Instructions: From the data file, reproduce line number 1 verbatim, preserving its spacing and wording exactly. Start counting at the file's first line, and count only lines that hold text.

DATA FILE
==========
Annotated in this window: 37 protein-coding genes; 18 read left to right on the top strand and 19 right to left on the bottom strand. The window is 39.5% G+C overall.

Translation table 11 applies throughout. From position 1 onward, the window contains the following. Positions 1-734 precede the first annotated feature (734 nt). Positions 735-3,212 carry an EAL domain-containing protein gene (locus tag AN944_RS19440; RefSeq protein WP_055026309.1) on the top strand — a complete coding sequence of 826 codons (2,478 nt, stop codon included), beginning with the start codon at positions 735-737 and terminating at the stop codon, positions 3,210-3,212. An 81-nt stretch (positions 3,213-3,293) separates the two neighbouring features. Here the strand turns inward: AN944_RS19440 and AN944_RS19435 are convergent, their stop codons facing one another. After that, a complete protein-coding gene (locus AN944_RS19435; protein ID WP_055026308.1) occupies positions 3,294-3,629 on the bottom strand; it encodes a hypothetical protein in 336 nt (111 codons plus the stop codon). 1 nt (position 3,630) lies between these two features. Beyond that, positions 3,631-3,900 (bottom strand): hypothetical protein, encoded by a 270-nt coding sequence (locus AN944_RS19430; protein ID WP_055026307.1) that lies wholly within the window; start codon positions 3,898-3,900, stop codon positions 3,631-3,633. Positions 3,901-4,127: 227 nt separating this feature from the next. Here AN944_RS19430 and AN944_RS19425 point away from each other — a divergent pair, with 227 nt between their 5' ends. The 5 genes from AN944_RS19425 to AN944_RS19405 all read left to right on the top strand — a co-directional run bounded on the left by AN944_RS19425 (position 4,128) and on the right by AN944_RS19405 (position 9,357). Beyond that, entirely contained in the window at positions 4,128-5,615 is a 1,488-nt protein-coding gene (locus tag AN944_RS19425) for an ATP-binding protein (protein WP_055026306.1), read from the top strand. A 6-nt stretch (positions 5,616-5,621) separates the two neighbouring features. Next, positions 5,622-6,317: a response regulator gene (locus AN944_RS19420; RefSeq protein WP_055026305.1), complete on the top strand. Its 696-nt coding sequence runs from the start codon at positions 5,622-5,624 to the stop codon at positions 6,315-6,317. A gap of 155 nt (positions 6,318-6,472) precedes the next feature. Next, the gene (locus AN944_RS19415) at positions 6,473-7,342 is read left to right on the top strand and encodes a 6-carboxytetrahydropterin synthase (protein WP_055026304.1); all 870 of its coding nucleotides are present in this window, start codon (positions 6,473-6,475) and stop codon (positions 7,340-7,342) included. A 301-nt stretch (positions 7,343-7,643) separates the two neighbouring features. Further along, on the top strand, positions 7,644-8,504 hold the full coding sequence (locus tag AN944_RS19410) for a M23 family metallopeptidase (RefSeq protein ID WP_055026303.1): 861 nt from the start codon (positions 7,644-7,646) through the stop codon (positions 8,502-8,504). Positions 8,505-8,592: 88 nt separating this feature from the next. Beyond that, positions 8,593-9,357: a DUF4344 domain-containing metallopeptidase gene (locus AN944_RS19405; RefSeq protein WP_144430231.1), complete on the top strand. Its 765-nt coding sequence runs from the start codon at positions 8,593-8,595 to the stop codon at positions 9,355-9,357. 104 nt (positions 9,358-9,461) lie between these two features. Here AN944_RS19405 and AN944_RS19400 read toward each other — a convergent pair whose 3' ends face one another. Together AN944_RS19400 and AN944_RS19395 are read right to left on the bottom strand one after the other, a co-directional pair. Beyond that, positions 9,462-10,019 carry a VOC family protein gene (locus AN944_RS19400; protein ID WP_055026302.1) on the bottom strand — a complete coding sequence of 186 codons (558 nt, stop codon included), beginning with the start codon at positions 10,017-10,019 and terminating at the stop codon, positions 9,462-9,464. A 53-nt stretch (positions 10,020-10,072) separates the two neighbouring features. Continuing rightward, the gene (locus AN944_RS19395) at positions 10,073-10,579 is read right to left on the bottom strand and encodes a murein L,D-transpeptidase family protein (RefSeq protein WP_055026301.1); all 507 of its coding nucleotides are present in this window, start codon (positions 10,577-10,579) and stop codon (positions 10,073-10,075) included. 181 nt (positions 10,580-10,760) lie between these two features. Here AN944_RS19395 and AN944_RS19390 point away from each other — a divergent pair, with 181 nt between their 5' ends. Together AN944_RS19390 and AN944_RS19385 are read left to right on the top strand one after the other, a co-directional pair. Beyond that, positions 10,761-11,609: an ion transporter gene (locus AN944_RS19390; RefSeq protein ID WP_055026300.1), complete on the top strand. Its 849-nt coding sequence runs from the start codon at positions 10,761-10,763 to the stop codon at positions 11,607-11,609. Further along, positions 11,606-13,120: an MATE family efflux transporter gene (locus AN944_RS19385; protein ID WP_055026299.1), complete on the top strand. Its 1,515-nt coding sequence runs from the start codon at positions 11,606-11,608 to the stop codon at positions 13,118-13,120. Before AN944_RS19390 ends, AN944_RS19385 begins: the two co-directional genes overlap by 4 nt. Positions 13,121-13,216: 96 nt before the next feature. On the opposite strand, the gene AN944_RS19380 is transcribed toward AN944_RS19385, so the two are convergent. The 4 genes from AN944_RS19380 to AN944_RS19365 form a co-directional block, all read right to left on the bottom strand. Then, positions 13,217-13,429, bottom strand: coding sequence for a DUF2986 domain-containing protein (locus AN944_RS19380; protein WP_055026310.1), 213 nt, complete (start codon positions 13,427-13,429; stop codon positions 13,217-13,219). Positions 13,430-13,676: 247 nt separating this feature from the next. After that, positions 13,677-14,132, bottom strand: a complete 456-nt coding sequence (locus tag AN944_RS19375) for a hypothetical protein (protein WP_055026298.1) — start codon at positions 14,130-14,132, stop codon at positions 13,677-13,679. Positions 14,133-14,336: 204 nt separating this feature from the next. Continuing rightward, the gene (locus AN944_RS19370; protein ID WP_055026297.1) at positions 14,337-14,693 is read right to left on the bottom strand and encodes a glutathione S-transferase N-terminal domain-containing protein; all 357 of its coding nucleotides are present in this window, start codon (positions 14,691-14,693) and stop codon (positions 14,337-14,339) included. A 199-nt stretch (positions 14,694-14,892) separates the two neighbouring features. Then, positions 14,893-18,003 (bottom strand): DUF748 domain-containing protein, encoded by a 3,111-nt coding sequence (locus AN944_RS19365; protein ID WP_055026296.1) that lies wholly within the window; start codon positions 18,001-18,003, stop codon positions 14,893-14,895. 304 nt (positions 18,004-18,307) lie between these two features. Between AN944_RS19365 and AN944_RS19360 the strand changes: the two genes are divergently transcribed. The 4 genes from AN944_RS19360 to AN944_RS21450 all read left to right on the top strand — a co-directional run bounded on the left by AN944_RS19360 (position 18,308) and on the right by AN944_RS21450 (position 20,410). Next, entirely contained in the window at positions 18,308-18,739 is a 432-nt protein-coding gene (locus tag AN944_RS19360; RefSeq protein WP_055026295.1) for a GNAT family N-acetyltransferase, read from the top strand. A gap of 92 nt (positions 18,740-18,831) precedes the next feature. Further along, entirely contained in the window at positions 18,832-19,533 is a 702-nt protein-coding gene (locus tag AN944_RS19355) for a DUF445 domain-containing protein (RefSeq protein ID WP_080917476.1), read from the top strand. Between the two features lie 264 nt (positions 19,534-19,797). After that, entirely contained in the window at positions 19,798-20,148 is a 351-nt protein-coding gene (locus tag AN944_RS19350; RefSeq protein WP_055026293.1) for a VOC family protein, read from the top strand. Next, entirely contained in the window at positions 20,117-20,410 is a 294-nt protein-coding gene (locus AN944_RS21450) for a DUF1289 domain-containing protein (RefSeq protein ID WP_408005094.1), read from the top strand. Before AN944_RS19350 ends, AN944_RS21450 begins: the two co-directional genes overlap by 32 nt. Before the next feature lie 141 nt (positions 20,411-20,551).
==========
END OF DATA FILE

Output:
Annotated in this window: 37 protein-coding genes; 18 read left to right on the top strand and 19 right to left on the bottom strand. The window is 39.5% G+C overall.